NEW YORK — Outside the New York Stock Exchange Dec. 10, holiday music competed with the chants of “Save our homes!” A few yards away from the Wall Street Christmas tree display, hundreds of protesters gathered to demand a swift and decisive response by government and big business to the growing subprime loan crisis sweeping the nation.
Wall Street firms will dish out a projected $38 billion in bonuses to executives and financiers this year while more than 2.5 million families are expected to lose their homes to foreclosure. The rally, which demanded “Restructure loans, don’t repossess homes,” was called by the Rev. Jesse Jackson, who heads the Rainbow/PUSH Coalition.
The rally called attention to the racist impact of the nation’s loan practices and to the economic crisis facing all Americans if the calamity is not solved. Jackson called it an “economic tsunami.” He has called the foreclosure crisis the most important issue facing the country besides the war in Iraq, and termed the subprime loan schemes a “21st-century noose.”
The National Community Reinvestment Coalition reported earlier this year that “African-Americans of all income levels were twice as likely or more to receive high-cost loans as whites.”
“It is no accident that we are here on Wall Street today,” said John Taylor, the coalition’s president. “Welcome to the birthplace of the subprime crisis.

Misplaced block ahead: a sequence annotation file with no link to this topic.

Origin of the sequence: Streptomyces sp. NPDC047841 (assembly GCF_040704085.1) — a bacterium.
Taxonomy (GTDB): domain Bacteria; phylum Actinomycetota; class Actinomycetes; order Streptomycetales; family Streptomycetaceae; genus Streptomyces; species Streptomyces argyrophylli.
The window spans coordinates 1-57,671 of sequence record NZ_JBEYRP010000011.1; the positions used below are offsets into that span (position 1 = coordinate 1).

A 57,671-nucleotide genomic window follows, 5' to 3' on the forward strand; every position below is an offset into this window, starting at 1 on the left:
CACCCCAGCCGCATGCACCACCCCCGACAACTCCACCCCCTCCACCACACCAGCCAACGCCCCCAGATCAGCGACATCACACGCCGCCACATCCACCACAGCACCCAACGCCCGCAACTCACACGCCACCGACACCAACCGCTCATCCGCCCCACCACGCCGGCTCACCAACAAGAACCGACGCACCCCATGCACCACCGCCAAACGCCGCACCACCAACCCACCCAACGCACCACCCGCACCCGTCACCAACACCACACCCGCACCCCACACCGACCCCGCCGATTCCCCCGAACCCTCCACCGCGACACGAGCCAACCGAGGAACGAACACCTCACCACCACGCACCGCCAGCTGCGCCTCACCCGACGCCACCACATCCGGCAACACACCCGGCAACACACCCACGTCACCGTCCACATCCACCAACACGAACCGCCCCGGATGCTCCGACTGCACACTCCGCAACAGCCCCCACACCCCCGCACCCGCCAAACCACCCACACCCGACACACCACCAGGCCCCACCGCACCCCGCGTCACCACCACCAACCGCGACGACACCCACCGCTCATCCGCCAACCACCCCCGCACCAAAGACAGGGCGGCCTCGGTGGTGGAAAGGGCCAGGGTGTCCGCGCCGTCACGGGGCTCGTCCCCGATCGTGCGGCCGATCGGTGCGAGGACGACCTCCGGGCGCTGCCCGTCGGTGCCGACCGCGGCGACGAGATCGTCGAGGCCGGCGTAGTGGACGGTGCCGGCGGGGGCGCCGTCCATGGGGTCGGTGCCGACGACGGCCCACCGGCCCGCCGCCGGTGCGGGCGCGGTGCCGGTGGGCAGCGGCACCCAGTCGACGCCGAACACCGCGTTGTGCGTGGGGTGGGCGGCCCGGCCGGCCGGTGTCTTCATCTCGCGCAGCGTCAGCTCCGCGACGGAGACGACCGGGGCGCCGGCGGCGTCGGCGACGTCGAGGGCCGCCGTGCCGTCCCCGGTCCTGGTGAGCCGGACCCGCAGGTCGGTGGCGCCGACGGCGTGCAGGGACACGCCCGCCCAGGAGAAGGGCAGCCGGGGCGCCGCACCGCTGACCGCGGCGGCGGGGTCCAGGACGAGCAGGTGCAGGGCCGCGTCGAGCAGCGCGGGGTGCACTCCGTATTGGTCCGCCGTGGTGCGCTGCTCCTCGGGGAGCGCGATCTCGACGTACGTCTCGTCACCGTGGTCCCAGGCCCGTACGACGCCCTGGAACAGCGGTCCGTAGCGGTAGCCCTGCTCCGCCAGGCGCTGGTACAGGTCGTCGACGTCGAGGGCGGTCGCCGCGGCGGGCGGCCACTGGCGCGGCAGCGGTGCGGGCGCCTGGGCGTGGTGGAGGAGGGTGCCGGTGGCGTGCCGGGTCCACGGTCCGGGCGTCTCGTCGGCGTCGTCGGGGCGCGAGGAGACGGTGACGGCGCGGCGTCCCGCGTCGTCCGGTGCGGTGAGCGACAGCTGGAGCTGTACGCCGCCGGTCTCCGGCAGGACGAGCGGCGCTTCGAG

Many have pointed to Wall Street’s role in selling these loans to investors.
Disputing efforts to blame borrowers for not reading (or understanding) the “fine print” of shoddy mortgage agreements, Jackson said the current crisis is really the result of “outright scams and schemes” by lenders and brokers. He argued that they created artificially low credit scores, particularly for African American homebuyers, and artificially inflated home prices, thereby foisting outrageous interest rates on working families.
“I didn’t understand much about mortgages,” said Marilyn Ruano of Brooklyn at the rally. “I also didn’t have a lawyer. I was offered a lawyer by the broker.” It is illegal but common practice in New York for brokers and buyers to share a lawyer.
Ruano’s mortgage payments ended up being $5,000 per month, and she had to rely on credit cards to make payments. Now the interest rates are climbing and she faces foreclosure. “I am not giving up my home without a fight,” she said.
Jackson is calling for a comprehensive, well-funded plan to not only regulate the industry but save the homes of millions of people. He calls his proposal a “Marshall Plan for Mortgages,” modeled after the Reconstruction Finance Corporation that financed the New Deal after the Depression in the 1930s.
“Mr. Bush comes in late with little,” said Jackson, referring to Bush’s “Hope Now” plan. Bush’s plan would only bail out borrowers who are current on their payments, only 7 percent to 15 percent of at-risk borrowers.
Advocates warn that the impact of the crisis will go far beyond the families who lose their homes. According to the Center for Responsible Lending, “Foreclosures will cost homeowners as much as $164 billion” and “the total decline in house values and the tax base from nearby foreclosures will be $223 billion.”
A new study by the U.S. Conference of Mayors shows that foreclosures could cause $6.6 billion in tax revenue losses nationwide.